We are a Modern Italian virtual restaurant/ghost kitchen in Sarasota, Florida, specializing in seasonal, locally sourced ingredients with a focus on naturally leavened “sourdough” Neopolitan and Detroit style pizzas and pastas. We opened during the COVID shutdown in 2020 while I was furloughed from the restaurant I was working as a chef. We first began by only offering contactless, curbside pickup and were one of, if not the first, in our area to do so. Operating only one day a week, customers would pre order online a few days in advance through our website and pickup at the desired time at the shared kitchen we work out of. After restrictions began to loosen, and people were going out more, we partnered with a local trendy bar and taproom called 99 Bottles to do a service out of their kitchen.
We mainly do Neopolitan style, but also do a Detroit-style pan pizza as well. We use an organic “00” flour from the Midwest, and leaven it with 100-percent sourdough starter (no commercial yeast) that I made from scratch about five years ago and feed on a daily basis. Our Neopolitan has a higher hydration than a traditional Neapolitan and has a two-part baking process at different temperatures. This gives us the classic leopard spotting on the dough but with more of a crisp than that of a wood fired Neapolitan.
What was the driving force that made you want to open a ghost kitchen? Why start a ghost kitchen?
Having been in the restaurant industry my whole life I’ve always wanted to have my own someday. It is very difficult to do if you don’t have the means available to you. I had read about ghost kitchens and saw similar concepts popping up in some of the bigger cities. Partnering with the shared kitchen we work out of has been a great way to start a brand and grow it from the ground up using the leanest model possible. The intent was that as we grow and scale our business, we can incrementally increase the space we use and the amount of time we rent. Being that I also hold a full-time job as a chef at other concepts, this has been crucial to our success. It was my goal that I would be able to grow it into my “main hustle” and that when that day comes, we will have already created a strong following to open a brick and mortar with.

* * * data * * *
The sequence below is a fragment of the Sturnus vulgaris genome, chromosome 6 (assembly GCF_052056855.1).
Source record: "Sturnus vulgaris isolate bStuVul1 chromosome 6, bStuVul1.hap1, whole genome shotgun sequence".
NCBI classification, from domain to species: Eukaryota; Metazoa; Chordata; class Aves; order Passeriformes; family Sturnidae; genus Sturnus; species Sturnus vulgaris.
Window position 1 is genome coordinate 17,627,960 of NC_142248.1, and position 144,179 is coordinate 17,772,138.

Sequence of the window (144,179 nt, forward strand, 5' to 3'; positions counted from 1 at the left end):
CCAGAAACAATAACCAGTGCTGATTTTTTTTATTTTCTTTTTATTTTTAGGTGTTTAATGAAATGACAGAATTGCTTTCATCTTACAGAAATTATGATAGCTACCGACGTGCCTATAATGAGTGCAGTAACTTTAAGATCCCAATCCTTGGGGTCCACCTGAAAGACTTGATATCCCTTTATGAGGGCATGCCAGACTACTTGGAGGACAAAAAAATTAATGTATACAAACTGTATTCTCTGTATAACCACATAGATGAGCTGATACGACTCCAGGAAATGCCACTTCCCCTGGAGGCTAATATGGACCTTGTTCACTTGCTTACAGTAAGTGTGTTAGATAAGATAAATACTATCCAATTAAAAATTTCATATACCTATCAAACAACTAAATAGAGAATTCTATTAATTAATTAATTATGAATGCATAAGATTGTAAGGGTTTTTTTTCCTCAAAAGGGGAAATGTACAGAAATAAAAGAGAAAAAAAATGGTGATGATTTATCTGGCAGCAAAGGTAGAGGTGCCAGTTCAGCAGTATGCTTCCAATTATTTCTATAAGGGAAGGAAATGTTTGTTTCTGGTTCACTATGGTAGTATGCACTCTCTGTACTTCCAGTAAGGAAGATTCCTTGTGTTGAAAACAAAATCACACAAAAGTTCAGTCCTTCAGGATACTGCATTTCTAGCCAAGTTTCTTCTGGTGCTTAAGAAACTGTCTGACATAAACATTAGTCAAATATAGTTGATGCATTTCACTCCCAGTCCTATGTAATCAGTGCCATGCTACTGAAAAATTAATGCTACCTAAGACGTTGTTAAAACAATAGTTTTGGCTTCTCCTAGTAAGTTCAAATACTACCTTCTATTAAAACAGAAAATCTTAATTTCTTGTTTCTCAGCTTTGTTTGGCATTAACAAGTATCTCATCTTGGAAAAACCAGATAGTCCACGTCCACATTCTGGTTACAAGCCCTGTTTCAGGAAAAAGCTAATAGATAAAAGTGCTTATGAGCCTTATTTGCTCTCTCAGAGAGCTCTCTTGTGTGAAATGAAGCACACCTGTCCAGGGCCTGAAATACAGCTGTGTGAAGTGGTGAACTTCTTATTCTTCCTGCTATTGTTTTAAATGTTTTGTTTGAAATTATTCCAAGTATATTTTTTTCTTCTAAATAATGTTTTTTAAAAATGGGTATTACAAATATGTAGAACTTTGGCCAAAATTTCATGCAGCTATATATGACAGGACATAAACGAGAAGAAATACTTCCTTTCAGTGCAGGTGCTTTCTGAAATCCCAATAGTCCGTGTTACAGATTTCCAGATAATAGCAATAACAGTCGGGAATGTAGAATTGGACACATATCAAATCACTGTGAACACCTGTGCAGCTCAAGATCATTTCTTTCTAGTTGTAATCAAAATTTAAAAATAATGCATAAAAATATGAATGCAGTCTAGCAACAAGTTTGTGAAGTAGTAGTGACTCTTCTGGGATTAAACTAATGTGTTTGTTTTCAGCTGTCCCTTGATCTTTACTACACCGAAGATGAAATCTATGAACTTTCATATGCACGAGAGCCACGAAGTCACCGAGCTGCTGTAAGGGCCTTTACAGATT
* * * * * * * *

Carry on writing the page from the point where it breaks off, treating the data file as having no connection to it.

What are some of the elements that you had to establish to get your ghost kitchen off the ground?
Aside from the typical licensing and what not, it was crucial to find a commercial kitchen that we could rent by the hour. We were lucky to find a great one in Sarasota (Your Culinary Place) that wanted to bring ghost kitchen concepts to the area, and we happened to be the first. We also had to establish a brand identity and a menu that was small enough to easily execute, but broad enough to fully encompass everything we wanted to do as a full restaurant someday, so our menu is consistently changing and evolving. We also had to set up an online ordering system where pre-order was available. Since we are a small operation, we also had to figure out how to limit the orders within a certain time frame. We used a combination of both Square and Tock ordering systems. Since it was a new concept for the area, the system was new to most people, but it caught on pretty quickly. We also had to figure out how to make Neopolitan style pizzas without investing a ton of money at the beginning.